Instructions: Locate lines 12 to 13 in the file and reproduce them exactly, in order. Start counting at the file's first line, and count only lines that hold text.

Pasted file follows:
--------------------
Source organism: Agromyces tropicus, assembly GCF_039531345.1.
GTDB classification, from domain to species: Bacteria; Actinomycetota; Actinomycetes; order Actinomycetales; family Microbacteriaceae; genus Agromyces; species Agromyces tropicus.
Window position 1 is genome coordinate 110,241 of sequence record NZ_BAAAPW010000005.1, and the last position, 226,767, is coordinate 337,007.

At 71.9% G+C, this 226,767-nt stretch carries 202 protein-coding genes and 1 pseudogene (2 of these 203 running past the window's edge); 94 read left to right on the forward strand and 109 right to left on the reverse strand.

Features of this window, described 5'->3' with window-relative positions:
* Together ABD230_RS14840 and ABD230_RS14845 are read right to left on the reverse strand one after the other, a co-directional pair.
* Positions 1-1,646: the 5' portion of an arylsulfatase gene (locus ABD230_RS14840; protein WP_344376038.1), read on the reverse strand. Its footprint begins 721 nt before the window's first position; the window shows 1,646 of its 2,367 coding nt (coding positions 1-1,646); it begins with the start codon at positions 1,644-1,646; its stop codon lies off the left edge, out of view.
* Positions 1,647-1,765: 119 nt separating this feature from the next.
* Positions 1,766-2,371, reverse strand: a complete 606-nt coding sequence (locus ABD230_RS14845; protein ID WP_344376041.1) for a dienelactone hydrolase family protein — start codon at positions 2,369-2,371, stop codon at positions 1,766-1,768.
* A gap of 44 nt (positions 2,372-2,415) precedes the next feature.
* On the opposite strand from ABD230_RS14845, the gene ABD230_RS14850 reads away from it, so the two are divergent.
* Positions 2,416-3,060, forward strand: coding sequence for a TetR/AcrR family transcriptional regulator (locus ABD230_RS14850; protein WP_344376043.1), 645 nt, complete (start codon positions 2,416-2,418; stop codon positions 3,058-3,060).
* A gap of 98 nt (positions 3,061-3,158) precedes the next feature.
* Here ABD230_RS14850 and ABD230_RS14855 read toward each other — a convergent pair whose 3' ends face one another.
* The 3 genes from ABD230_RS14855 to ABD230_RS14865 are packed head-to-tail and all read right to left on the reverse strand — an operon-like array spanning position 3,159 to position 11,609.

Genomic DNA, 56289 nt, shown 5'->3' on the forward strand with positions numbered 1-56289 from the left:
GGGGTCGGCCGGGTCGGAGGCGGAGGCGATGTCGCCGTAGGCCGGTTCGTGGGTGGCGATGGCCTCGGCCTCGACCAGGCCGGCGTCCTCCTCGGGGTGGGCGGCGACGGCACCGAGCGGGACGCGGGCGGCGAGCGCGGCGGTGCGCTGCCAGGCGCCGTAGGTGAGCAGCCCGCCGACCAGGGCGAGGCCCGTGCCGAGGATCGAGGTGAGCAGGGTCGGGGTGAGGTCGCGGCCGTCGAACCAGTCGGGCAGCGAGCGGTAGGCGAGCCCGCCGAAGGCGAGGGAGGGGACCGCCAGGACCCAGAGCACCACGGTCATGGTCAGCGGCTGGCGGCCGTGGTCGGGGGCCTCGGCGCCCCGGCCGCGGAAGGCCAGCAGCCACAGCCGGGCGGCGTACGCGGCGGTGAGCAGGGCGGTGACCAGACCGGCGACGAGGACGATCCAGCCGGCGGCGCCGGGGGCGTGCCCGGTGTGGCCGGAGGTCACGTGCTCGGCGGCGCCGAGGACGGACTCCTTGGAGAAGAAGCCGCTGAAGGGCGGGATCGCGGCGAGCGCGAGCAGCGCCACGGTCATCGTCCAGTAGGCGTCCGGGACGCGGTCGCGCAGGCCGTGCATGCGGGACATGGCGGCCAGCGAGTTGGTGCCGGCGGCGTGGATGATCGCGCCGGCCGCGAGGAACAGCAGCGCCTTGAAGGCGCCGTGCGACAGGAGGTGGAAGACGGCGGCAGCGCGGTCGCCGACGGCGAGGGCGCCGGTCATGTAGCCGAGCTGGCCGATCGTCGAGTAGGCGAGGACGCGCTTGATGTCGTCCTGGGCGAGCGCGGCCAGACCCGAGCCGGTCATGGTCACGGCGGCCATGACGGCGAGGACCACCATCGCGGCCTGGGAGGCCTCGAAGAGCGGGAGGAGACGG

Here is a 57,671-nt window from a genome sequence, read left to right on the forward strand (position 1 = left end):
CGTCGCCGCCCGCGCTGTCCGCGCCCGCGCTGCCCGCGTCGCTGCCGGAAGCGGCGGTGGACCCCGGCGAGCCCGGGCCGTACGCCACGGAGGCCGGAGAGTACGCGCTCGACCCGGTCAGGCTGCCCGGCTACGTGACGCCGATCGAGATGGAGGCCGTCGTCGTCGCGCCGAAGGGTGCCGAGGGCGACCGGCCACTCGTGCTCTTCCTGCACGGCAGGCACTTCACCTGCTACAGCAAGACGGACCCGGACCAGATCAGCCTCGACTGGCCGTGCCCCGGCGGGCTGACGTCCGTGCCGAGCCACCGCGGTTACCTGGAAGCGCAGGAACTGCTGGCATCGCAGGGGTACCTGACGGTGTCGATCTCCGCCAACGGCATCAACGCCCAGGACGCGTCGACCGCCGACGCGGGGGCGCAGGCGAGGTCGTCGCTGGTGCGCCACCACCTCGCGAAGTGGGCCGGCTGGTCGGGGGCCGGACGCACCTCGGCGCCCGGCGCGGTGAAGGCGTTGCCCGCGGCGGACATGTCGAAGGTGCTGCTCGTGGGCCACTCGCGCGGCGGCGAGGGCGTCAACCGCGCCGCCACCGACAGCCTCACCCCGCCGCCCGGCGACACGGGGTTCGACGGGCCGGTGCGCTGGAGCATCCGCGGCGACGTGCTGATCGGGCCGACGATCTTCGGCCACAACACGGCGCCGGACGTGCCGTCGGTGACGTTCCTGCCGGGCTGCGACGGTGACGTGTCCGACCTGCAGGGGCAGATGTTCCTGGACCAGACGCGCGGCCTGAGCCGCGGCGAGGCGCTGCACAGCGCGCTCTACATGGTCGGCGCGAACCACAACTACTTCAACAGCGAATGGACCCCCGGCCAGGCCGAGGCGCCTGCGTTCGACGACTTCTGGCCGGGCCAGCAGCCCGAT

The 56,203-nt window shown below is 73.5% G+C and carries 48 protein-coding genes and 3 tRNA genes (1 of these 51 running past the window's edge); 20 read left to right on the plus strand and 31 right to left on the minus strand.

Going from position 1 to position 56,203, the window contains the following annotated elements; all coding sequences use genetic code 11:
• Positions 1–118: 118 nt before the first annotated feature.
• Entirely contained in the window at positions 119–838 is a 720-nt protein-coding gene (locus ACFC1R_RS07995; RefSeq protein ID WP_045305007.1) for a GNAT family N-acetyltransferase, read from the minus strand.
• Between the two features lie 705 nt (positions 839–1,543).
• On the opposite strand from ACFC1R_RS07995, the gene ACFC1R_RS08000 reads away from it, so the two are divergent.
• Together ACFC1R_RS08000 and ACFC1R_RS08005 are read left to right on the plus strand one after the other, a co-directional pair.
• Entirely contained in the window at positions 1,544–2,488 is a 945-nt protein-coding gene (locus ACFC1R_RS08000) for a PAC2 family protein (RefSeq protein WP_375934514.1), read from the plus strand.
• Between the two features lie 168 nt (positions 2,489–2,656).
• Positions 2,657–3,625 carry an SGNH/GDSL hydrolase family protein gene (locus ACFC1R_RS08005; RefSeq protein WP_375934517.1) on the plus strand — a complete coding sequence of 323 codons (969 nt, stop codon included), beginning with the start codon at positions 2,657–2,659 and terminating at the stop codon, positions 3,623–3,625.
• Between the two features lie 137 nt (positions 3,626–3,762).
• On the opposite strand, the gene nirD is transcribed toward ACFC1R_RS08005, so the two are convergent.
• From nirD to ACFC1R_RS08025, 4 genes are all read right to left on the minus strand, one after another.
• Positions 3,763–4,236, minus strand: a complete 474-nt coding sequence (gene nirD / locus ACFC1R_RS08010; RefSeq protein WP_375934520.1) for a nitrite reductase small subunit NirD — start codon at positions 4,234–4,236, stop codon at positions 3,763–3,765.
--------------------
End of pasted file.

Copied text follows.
* Positions 2,416-3,060, forward strand: coding sequence for a TetR/AcrR family transcriptional regulator (locus ABD230_RS14850; protein WP_344376043.1), 645 nt, complete (start codon positions 2,416-2,418; stop codon positions 3,058-3,060).
* A gap of 98 nt (positions 3,061-3,158) precedes the next feature.